The War in the Air

Howard Nemerov

Howard Nemerov (1920 - 1991)

Howard Nemerov was born in New York City, and attended the society for ethical culture’s Fieldstone School and Harvard University, where he graduated in 1941. He then served as a pilot in World War II were he was a flying officer in the Royal Canadian Air Force and a first lieutenant in the U.S. Army Air Force. After the war, he completed his first book of poems and began teaching at Hamilton College, his first of many teaching positions. Among his many honors were a Guggenheim fellowship in 1968 and the National Book Award and the Pulitzer Prize for Poetry in 1978. He was a member of the National Institute of Arts and Letters, a fellow of the American Academy of Arts and Sciences and the recipient of more than 20 honorary degrees.

http://www.poetryoutloud.org/poet/howard-nemerov

http://wustl.edu/community/visitors/tour/danforth/nemerov-house.html

The War in the Air

For a saving grace, we didn't see our dead,

Who rarely bothered coming home to die

But simply stayed away out there

In the clean war, the war in the air.


Seldom the ghosts come back bearing their tales

Of hitting the earth, the incompressible sea,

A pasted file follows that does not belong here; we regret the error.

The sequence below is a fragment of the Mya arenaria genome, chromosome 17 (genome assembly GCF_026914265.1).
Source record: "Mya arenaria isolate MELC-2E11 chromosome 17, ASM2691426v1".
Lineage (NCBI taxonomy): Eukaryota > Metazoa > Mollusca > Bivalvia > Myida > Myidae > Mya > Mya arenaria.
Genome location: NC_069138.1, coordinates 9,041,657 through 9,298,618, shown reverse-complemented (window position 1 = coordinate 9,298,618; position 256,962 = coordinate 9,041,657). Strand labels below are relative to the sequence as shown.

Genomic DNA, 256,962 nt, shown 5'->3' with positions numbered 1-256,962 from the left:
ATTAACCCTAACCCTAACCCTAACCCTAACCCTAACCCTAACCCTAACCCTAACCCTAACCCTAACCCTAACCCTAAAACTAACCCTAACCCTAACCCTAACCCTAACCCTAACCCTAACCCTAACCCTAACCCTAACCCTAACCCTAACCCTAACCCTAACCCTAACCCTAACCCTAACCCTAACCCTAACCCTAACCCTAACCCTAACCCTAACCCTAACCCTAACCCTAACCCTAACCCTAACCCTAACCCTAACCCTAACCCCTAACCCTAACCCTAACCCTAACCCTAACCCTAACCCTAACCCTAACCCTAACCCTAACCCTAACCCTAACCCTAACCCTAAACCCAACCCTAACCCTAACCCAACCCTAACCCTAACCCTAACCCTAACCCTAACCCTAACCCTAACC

But stayed up there in the relative wind,

Shades fading in the mind,


Who had no graves but only epitaphs

Where never so many spoke for never so few:

Per ardua, said the partisans of Mars,

Per aspera, to the stars.


That was the good war, the war we won

As if there was no death, for goodness's sake.

With the help of the losers we left out there

In the air, in the empty air.

Interpretation

The poem talks of air combat, specifically that in world war II. This is supported in Nemerov's biography that he served with both the royal canadian air force, and the U.S. air force. The poem's over arching theme is death, and how in the air, as apposed to on land you never see the corpse s of your fallen friends and allies, "For a saving grace, we didn't see our dead,"; yet in that most of their bodies/remains will be lost forever, "...rarely bothered coming home to die ...Who had no graves but only epitaphs"

Historical Representaion

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